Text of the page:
Filling a gap in current research, the book starts from the awareness that the Persian Wars as told in the Stories of Herodotus do not exactly correspond to factual history, but are instead the result of a multiform and stratified process of memorialization, which decade after decade has reshaped events in the light of present needs. Combining a philological approach to literary, epigraphic and archaeological documentation with a theoretical and methodological landscape influenced by cultural anthropology and memory studies, it reconstructs the images and meanings associated with each layer of this process, thus offering a sort of stratigraphy of the memory of the Persian Wars before Herodotus.

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Handbook of Ancient Afro-Eurasian Economies

Reden, Sitta von (ed.). 2021. Handbook of ancient Afro-Eurasian economies. Volume 2: Local, Regional, and Imperial Economies. Berlin: De Gruyter.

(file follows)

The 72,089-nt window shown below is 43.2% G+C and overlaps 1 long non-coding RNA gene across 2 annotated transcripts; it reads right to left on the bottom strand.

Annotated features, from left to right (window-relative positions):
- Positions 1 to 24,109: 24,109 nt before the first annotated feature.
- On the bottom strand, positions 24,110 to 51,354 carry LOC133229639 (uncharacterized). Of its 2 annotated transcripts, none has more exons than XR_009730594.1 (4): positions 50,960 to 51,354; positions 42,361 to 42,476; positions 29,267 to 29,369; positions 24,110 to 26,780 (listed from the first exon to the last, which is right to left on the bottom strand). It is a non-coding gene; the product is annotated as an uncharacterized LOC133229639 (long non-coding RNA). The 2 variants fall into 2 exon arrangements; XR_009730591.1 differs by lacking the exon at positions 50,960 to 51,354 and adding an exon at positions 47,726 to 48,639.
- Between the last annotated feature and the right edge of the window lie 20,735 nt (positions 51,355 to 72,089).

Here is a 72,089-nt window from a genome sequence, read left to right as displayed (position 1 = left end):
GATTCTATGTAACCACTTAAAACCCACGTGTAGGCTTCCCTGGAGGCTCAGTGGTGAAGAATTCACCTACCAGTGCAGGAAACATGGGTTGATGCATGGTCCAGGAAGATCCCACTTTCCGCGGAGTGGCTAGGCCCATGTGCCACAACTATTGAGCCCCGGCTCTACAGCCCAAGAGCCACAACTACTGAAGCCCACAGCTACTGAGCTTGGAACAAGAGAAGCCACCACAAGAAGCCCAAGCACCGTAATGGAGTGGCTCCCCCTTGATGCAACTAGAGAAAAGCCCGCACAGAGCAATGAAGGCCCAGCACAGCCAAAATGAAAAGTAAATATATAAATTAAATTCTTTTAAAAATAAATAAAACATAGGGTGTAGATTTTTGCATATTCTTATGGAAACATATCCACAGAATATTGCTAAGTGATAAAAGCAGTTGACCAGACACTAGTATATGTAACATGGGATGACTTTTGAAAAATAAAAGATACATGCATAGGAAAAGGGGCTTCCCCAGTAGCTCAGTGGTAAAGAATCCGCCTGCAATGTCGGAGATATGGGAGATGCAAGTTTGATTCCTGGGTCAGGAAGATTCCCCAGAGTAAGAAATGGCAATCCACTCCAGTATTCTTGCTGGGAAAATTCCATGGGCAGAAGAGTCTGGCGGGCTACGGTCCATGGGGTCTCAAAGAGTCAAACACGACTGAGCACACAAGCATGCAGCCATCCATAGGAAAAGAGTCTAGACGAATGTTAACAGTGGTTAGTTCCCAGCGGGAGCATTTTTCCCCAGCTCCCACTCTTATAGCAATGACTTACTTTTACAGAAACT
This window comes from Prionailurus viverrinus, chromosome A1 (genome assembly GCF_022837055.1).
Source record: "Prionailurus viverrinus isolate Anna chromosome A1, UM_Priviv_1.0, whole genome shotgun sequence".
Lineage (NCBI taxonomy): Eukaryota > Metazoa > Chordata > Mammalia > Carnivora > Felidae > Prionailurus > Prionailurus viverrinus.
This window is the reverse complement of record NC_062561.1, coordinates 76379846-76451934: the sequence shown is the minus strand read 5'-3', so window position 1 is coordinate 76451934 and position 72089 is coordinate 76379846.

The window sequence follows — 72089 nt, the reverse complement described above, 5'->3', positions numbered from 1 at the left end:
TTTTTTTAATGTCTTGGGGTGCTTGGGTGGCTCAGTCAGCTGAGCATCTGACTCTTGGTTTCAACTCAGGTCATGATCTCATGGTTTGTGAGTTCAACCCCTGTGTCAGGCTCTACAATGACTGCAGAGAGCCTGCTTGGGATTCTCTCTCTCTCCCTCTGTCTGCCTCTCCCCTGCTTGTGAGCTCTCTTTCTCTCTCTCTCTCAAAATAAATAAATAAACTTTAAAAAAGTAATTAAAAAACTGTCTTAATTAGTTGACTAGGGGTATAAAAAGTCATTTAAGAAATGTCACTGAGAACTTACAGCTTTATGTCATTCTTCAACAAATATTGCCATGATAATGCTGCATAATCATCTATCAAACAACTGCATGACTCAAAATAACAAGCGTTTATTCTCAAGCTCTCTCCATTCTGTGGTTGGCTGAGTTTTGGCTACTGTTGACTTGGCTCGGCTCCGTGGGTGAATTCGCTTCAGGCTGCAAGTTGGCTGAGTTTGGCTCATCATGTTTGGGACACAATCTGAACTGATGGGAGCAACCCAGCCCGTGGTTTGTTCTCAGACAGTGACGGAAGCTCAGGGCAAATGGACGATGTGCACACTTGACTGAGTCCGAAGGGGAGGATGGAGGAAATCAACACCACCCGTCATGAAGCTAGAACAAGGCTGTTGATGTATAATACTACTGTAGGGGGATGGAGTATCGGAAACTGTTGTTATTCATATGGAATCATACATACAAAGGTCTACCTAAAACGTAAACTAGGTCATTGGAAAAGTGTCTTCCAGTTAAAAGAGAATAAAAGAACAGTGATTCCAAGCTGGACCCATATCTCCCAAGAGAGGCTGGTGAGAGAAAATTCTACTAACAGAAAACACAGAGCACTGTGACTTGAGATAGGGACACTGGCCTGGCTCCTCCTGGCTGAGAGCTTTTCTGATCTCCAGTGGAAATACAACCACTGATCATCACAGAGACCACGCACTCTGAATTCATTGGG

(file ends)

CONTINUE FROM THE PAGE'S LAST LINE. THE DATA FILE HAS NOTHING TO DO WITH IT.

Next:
The second volume of the Handbook describes different extractive economies in the world regions that have been outlined in the first volume. A wide range of economic actors – from kings and armies to cities and producers – are discussed within different imperial settings as well as the tools, which enabled and constrained economic outcomes. A central focus are nodes of consumption that are visible in the archaeological and textual records of royal capitals, cities, religious centers, and armies that were stationed, in some cases permanently, in imperial frontier zones. Complementary to the multipolar concentrations of consumption are the fiscal-tributary structures of the empires vis-à-vis other institutions that had the capacity to extract, mobilize, and concentrate resources and wealth. Larger volumes of state-issued coinage in various metals show the new role of coinage in taxation, local economic activities, and social practices, even where textual evidence is absent. Given the overwhelming importance of agriculture, the volume also analyses forms of agrarian development, especially around cities and in imperial frontier zones. Special consideration is given to road- and water-management systems for which there is now sufficient archaeological and documentary evidence to enable cross-disciplinary comparative research.